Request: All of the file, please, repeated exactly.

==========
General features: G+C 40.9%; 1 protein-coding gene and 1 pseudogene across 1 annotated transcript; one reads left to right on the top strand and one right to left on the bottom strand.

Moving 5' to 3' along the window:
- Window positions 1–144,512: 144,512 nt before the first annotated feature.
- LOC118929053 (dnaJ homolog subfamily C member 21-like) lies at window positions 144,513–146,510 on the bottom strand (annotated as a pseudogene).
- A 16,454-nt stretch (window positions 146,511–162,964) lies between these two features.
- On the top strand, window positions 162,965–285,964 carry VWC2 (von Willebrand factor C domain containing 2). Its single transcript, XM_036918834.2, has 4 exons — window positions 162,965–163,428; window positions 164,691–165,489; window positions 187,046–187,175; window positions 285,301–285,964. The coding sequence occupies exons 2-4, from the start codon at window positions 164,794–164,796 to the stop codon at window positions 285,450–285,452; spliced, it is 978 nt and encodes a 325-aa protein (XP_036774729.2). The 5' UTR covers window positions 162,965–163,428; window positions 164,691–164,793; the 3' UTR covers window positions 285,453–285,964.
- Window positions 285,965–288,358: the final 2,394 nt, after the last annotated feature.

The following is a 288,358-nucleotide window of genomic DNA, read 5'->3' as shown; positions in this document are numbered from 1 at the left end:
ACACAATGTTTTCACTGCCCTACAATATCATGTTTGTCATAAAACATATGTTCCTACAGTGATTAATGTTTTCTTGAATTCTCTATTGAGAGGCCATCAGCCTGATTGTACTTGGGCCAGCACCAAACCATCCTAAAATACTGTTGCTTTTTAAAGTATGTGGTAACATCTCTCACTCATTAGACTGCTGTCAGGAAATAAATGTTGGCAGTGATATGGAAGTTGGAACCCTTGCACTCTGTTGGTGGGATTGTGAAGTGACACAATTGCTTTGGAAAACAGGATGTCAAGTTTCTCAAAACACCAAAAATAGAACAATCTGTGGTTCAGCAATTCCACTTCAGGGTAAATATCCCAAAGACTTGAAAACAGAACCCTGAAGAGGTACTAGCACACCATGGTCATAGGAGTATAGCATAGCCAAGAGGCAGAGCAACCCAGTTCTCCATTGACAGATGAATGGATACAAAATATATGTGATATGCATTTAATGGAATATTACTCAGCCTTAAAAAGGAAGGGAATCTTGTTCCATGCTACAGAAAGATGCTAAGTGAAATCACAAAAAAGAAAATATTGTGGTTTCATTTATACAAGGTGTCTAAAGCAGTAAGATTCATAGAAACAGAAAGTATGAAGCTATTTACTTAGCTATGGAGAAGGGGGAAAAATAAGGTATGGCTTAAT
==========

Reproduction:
General features: G+C 40.9%; 1 protein-coding gene and 1 pseudogene across 1 annotated transcript; one reads left to right on the top strand and one right to left on the bottom strand.

Moving 5' to 3' along the window:
- Window positions 1–144,512: 144,512 nt before the first annotated feature.
- LOC118929053 (dnaJ homolog subfamily C member 21-like) lies at window positions 144,513–146,510 on the bottom strand (annotated as a pseudogene).
- A 16,454-nt stretch (window positions 146,511–162,964) lies between these two features.
- On the top strand, window positions 162,965–285,964 carry VWC2 (von Willebrand factor C domain containing 2). Its single transcript, XM_036918834.2, has 4 exons — window positions 162,965–163,428; window positions 164,691–165,489; window positions 187,046–187,175; window positions 285,301–285,964. The coding sequence occupies exons 2-4, from the start codon at window positions 164,794–164,796 to the stop codon at window positions 285,450–285,452; spliced, it is 978 nt and encodes a 325-aa protein (XP_036774729.2). The 5' UTR covers window positions 162,965–163,428; window positions 164,691–164,793; the 3' UTR covers window positions 285,453–285,964.
- Window positions 285,965–288,358: the final 2,394 nt, after the last annotated feature.

The following is a 288,358-nucleotide window of genomic DNA, read 5'->3' as shown; positions in this document are numbered from 1 at the left end:
ACACAATGTTTTCACTGCCCTACAATATCATGTTTGTCATAAAACATATGTTCCTACAGTGATTAATGTTTTCTTGAATTCTCTATTGAGAGGCCATCAGCCTGATTGTACTTGGGCCAGCACCAAACCATCCTAAAATACTGTTGCTTTTTAAAGTATGTGGTAACATCTCTCACTCATTAGACTGCTGTCAGGAAATAAATGTTGGCAGTGATATGGAAGTTGGAACCCTTGCACTCTGTTGGTGGGATTGTGAAGTGACACAATTGCTTTGGAAAACAGGATGTCAAGTTTCTCAAAACACCAAAAATAGAACAATCTGTGGTTCAGCAATTCCACTTCAGGGTAAATATCCCAAAGACTTGAAAACAGAACCCTGAAGAGGTACTAGCACACCATGGTCATAGGAGTATAGCATAGCCAAGAGGCAGAGCAACCCAGTTCTCCATTGACAGATGAATGGATACAAAATATATGTGATATGCATTTAATGGAATATTACTCAGCCTTAAAAAGGAAGGGAATCTTGTTCCATGCTACAGAAAGATGCTAAGTGAAATCACAAAAAAGAAAATATTGTGGTTTCATTTATACAAGGTGTCTAAAGCAGTAAGATTCATAGAAACAGAAAGTATGAAGCTATTTACTTAGCTATGGAGAAGGGGGAAAAATAAGGTATGGCTTAAT